6 Techniques to Win at Mediation
Mediation is a process of negotiation, with a referee. It is quicker than going all the way to a trial in a court of law, and has many advantages, but it is not easy. The first essential for a good outcome, is a good, experienced mediator, one who is capable of keeping the peace and maintaining a positive momentum. The outcome is up to you and your opponent. However, you must never forget that you have control over only one of the parties to the negotiation – yourself. In order to succeed you need to be a good negotiator. How? It’s complicated, but here are six tips to improve your chances of succeeding in your mediation:
- KNOW YOURSELF. Before the mediation begins, reflect on who you are, how you normally present yourself and how you react when provoked. Be aware of your weak points and determined not to react to having your ‘buttons pushed’. Practice a little mantra in your mind, such as “There he goes again, trying to provoke panic or anger in me!” If you can remember to do this whenever you are attacked, you will have achieved the essential objectivity which will enable you to keep your cool – an absolute essential in any negotiation.
- KNOW YOUR OPPONENT. Know what sort of person your opponent is. Be careful. If it is a soon-to-be-ex, you will have a very personal and probably negative view of him or her. This alone will not serve you well. You need to know who that other person really is and what they may want, really want, from the mediation. This is an essential early step in a negotiation, which is a process that works best when both parties achieve some level of satisfaction in the outcome. I follows, that you need to understand your opponent’s hunger, so you can feed it with concessions that keep the opponent happy without impoverishing you.
- KNOW YOUR GOAL. Come on, you need a really attainable goal for your negotiation. It is highly unlikely (though not impossible) that you will win your personal Lotto. You must really know what the best is that you can hope to achieve. Also, perversely, you need to know what the least is that you will settle for, before you would get up and walk away from the process. Then, somewhere between the two, is the most likely point at which you will attain a resolution of the dispute. Know all three levels. Naturally, you will aim for the ‘First Prize’, but you should also have an eye on the other two levels, because one way or another, you will ultimately settle for one of them, because your opponent will also have goals – which might not weave in comfortably with your own desires. Your job is to make sure that they do!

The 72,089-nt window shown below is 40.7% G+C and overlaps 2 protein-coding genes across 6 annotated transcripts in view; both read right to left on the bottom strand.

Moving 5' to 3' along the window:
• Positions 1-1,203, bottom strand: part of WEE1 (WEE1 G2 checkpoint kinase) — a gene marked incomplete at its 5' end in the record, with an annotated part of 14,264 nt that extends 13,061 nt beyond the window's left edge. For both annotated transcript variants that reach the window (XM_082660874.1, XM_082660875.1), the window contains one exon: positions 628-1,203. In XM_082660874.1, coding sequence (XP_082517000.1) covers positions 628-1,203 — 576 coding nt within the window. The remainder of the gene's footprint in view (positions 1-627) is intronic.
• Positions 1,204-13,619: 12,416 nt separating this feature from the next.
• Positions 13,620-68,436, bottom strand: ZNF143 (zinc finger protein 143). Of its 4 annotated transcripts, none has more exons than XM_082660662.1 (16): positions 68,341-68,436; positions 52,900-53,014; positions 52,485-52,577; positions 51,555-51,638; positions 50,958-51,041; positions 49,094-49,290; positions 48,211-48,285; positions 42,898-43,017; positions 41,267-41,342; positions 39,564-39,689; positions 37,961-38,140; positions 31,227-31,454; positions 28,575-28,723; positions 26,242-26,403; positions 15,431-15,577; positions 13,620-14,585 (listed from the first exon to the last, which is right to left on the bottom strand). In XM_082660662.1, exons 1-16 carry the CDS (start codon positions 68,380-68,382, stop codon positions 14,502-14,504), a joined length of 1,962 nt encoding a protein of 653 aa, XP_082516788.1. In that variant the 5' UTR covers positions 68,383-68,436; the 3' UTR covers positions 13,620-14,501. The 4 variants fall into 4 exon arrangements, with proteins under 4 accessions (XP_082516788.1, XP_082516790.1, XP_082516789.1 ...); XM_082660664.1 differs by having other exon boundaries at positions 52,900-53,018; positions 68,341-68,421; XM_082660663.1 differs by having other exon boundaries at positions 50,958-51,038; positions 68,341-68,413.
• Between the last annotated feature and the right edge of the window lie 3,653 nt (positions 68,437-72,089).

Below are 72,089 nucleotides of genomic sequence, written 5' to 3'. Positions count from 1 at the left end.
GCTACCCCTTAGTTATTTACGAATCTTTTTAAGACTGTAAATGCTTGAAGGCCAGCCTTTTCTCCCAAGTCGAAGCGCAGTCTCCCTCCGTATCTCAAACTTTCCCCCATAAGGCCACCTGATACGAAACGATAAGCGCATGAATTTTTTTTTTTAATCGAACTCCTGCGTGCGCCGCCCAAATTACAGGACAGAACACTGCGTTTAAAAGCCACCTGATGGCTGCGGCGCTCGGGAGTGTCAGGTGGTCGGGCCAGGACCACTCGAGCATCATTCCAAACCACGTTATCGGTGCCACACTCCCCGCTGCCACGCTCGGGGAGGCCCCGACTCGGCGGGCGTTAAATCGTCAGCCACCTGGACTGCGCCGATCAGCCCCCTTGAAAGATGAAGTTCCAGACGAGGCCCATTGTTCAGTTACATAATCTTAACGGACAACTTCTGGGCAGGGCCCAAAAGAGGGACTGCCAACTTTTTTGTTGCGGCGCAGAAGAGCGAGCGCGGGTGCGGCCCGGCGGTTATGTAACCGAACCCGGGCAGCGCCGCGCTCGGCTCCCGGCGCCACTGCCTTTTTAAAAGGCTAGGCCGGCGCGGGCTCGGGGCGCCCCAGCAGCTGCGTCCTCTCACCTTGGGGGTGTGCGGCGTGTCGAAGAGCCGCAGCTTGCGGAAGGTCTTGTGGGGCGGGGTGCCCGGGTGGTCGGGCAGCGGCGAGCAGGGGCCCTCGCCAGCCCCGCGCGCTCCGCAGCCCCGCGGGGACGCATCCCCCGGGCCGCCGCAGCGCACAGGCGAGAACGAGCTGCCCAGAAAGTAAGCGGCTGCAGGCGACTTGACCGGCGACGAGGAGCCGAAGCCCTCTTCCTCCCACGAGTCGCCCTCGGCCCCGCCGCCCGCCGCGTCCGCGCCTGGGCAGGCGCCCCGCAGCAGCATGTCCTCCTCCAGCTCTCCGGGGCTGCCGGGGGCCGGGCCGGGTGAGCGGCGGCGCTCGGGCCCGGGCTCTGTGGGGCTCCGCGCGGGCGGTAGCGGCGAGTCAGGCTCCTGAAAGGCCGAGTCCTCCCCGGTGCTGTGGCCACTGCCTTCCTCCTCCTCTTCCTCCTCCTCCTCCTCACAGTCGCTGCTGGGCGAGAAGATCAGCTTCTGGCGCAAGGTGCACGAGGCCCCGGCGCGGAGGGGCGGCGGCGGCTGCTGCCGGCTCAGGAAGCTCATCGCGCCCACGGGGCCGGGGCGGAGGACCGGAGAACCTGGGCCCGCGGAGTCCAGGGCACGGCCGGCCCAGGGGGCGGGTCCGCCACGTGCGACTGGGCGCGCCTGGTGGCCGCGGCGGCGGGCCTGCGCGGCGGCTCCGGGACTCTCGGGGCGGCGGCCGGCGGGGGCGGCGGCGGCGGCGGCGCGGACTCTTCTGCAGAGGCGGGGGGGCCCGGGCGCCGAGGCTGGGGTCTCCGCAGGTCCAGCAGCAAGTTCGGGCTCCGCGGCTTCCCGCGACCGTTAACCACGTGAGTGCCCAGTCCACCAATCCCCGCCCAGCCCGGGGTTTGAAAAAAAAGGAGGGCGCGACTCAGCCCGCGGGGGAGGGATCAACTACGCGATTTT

- KNOW YOUR OPPONENT’S NEEDS. Once you know what you want, you also need to know what the other negotiator wants; again, try to understand the three essential levels – first prize, the walk-away level and in the middle, the area or ‘zone’ of probable settlement. Then, go further. Create a list of ‘treats’, the concessions you can make, that mean a lot to him, but do not represent hugely important losses or expense to you.
- TRADE, DON’T GIVE. Never offer any sort of concession – not even a small one – without asking for something in return. Always couch your proposals, like this: “If you give me X, I shall give you Y.”
There they are. The basic negotiation skills. There are plenty of others – techniques, tactics, and strategies. However, most people do not even know the basics and besides, it will take a lot of practice to get them right, so start practising them at every opportunity. You’ll find that it can be great fun and quite exciting when you suddenly wake up to the fact that you are a negotiator!